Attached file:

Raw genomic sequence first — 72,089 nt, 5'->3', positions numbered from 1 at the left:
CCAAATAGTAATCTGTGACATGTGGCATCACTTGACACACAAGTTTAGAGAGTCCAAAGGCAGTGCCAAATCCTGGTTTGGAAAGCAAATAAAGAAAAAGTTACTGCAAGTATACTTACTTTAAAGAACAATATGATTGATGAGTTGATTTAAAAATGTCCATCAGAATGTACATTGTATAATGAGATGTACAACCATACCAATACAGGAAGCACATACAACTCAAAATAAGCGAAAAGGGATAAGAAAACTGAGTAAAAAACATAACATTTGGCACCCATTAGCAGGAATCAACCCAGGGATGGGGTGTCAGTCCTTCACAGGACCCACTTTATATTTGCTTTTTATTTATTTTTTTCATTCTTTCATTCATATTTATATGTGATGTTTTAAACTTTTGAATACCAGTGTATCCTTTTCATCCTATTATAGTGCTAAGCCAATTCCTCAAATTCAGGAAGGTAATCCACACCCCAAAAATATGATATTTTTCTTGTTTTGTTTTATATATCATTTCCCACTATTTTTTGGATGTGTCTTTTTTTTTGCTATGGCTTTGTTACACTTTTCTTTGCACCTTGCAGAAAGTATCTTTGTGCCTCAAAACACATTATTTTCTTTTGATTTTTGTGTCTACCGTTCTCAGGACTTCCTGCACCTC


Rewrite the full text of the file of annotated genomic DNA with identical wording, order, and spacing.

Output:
Raw genomic sequence first — 72,089 nt, 5'->3', positions numbered from 1 at the left:
CCAAATAGTAATCTGTGACATGTGGCATCACTTGACACACAAGTTTAGAGAGTCCAAAGGCAGTGCCAAATCCTGGTTTGGAAAGCAAATAAAGAAAAAGTTACTGCAAGTATACTTACTTTAAAGAACAATATGATTGATGAGTTGATTTAAAAATGTCCATCAGAATGTACATTGTATAATGAGATGTACAACCATACCAATACAGGAAGCACATACAACTCAAAATAAGCGAAAAGGGATAAGAAAACTGAGTAAAAAACATAACATTTGGCACCCATTAGCAGGAATCAACCCAGGGATGGGGTGTCAGTCCTTCACAGGACCCACTTTATATTTGCTTTTTATTTATTTTTTTCATTCTTTCATTCATATTTATATGTGATGTTTTAAACTTTTGAATACCAGTGTATCCTTTTCATCCTATTATAGTGCTAAGCCAATTCCTCAAATTCAGGAAGGTAATCCACACCCCAAAAATATGATATTTTTCTTGTTTTGTTTTATATATCATTTCCCACTATTTTTTGGATGTGTCTTTTTTTTTGCTATGGCTTTGTTACACTTTTCTTTGCACCTTGCAGAAAGTATCTTTGTGCCTCAAAACACATTATTTTCTTTTGATTTTTGTGTCTACCGTTCTCAGGACTTCCTGCACCTC